For Facebook, it could mean an opportunity to lure social stars, as well as brands. To court them, Facebook is also rolling out an application-only program promising to promote social media stars who publish on Facebook Watch. "Creators in the program will be able to earn money from their videos via Ad Breaks and get support connecting their content to larger audiences," wrote Facebook's VP of Product Fidji Simo in a blog post. The company wouldn't specify how many creators would be involved in the program, but added that the focus would be on "longer, authentic content that brings people back," Simo wrote.
Facebook Watch launched in August 2017, but has had a rough start. Facebook made a handful of deals with Major League Baseball and small food and lifestyle publishers to build out its initial slate, but the content is easy to ignore. "Facebook Watch currently isn't as appealing as YouTube is in terms of grazing content," said Jim O'Neill of Ooyala, an analytics firm covering the online video industry. "YouTube has more depth, far more talent and is very much established. There's a massive advantage to being an early mover in the video space -- as Netflix (NFLX) has also shown."
Is Monetization Enough?
Facebook is banking that more avenues for monetizing content will lure more social media stars to Facebook Watch. New tools include options for ad breaks, a potential new subscription option now being tested, and a service called Brand Collabs Manager purporting to connect stars with brand partnerships. But monetization alone may not be enough to keep talent on the platform, according to Kevin Grosch of Made in Network, an agency that works with popular YouTube personalities.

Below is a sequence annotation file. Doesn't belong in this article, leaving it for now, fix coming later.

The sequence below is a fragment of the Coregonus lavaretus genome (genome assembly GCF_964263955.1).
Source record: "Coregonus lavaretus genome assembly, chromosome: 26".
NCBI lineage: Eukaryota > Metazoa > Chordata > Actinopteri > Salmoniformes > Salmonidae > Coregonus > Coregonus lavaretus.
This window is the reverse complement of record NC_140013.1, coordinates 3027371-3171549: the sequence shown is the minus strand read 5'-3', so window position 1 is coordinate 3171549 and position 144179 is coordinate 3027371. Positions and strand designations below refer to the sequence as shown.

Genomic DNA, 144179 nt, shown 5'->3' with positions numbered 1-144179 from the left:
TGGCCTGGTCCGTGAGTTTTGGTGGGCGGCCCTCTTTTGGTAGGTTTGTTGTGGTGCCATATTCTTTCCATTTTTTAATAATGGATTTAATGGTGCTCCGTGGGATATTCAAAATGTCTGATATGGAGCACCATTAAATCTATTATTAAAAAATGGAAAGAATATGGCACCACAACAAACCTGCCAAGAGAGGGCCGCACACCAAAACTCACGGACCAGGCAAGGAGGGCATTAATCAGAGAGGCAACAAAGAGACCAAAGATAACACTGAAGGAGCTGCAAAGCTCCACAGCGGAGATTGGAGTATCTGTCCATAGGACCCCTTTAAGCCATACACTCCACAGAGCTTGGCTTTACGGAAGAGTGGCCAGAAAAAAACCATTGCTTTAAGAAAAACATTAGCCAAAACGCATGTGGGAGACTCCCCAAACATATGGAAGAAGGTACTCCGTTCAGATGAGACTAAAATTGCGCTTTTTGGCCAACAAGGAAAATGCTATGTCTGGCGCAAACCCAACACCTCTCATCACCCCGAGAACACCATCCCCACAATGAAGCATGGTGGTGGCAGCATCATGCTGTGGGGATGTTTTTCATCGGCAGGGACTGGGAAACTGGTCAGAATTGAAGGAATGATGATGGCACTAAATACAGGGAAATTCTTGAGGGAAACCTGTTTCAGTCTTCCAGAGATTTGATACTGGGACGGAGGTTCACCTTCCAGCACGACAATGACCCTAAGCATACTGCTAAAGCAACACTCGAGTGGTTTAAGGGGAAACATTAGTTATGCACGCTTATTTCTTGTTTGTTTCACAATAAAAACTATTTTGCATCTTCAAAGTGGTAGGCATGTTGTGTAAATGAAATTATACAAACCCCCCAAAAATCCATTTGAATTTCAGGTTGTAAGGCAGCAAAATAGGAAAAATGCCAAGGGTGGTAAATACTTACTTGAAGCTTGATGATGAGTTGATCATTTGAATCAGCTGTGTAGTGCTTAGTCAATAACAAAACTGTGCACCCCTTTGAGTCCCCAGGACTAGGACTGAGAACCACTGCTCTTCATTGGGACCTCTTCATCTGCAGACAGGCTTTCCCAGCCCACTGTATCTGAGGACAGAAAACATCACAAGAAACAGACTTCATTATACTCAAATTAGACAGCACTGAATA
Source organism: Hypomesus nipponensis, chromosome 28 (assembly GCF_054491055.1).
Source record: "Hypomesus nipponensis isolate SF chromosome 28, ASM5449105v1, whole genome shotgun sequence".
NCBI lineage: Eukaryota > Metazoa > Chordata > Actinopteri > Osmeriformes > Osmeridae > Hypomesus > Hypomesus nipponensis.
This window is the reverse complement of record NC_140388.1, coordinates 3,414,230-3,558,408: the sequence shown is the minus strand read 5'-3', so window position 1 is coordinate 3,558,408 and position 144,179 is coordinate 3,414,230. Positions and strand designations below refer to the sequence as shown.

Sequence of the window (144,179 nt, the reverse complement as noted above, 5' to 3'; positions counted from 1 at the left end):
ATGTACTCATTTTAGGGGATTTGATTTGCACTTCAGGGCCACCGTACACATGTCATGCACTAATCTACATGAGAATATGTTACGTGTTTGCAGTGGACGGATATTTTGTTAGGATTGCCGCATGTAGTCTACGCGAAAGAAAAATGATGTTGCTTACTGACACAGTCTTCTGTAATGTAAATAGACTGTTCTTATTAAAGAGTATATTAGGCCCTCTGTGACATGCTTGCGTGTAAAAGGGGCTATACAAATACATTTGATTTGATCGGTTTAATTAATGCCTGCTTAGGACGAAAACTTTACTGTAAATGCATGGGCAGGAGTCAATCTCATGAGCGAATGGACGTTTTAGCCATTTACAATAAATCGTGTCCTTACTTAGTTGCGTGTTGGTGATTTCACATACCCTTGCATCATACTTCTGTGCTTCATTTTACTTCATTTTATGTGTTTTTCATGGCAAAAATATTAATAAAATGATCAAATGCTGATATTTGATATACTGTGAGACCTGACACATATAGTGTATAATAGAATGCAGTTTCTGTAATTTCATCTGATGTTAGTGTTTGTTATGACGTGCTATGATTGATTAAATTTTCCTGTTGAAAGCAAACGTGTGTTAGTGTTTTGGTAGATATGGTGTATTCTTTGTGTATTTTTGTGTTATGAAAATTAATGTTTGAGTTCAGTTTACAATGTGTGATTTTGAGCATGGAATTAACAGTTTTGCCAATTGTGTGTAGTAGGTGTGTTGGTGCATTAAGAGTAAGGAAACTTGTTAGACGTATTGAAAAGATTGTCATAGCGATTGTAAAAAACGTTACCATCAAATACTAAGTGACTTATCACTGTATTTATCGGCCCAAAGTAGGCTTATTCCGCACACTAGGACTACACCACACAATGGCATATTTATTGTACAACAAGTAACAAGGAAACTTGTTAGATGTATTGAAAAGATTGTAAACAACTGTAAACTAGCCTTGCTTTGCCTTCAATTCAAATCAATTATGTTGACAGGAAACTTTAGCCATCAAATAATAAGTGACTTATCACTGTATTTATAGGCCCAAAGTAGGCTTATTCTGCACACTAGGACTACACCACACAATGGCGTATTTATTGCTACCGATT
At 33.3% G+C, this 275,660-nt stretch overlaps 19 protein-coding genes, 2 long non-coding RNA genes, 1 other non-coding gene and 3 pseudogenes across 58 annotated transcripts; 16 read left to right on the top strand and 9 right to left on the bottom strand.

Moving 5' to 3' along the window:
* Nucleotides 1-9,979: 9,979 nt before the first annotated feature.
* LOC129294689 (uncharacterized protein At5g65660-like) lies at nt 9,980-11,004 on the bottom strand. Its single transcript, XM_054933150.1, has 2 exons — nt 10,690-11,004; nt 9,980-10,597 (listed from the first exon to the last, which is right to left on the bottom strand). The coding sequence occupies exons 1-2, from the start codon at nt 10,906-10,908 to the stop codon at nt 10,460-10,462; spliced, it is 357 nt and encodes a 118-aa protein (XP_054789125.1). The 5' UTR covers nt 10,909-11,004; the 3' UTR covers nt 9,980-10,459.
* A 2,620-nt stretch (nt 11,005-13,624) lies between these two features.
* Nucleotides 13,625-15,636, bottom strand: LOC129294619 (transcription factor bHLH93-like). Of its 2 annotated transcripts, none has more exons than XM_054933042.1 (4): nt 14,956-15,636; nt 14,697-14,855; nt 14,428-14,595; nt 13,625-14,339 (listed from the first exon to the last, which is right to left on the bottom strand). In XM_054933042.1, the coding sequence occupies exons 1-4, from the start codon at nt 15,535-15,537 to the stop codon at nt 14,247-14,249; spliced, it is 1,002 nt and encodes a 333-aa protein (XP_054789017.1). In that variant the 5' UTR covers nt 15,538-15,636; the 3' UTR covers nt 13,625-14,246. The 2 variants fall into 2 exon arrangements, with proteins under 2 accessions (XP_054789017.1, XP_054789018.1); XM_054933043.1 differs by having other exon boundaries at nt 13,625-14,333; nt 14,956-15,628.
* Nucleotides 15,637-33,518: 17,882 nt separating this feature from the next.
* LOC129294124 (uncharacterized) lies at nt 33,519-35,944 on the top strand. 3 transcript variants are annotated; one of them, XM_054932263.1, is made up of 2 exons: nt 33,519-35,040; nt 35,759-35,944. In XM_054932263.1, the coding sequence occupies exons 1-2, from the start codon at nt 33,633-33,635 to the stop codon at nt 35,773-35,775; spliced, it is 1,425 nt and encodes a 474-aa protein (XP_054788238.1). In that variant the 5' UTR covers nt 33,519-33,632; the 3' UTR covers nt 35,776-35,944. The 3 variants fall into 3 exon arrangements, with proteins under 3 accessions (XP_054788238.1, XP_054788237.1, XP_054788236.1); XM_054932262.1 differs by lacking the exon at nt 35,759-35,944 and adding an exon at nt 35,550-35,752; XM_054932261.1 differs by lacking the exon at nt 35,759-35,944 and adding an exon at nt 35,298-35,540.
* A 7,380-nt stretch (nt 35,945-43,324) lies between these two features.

"For Facebook, one of the biggest challenges is that the tools themselves around traffic sources aren't robust -- you can't get insights on what's being viewed and shared and why. On Youtube, there's so much we can see on the back end. Because [Facebook is] constantly making changes, it's really hard to make those assessments," Grosch said.
Facebook may have success in luring talent to Watch, but that doesn't mean they'll stick around, adds O'Neill. "Facebook will likely be able to attract new artists to Watch, but the bigger problem will be keeping them," he says. "If they really are good, they're likely to go over to YouTube for the bigger paychecks that will come simply from there being a bigger, more involved audience and a very mature ad business."
Pressure from Video Upstarts
Facebook has never been shy about borrowing ideas from smaller rivals, and its new interactive features may be the latest example of this. Seemingly inspired by HQ, a popular app that lets users create their own game shows, Facebook says it's placing an emphasis on engaging content. It's a signal that Facebook is feeling the heat from newer services, like Amazon's (AMZN) Twitch, that have carved out intense followings while also winning exclusive content deals. (Building out its primary slate of gaming-related video, Twitch inked streaming deals with the NBA and Disney this year.)
"Facebook neglected online video for a long time, and YouTube has about a 10-year head start," adds Jon Dahl of Mux, a software analytics firm for video. "What's interesting is the pressure that Facebook and YouTube are feeling from newcomers. Twitch came out of nowhere and basically created a new segment, and now startups like HQ are doing the same."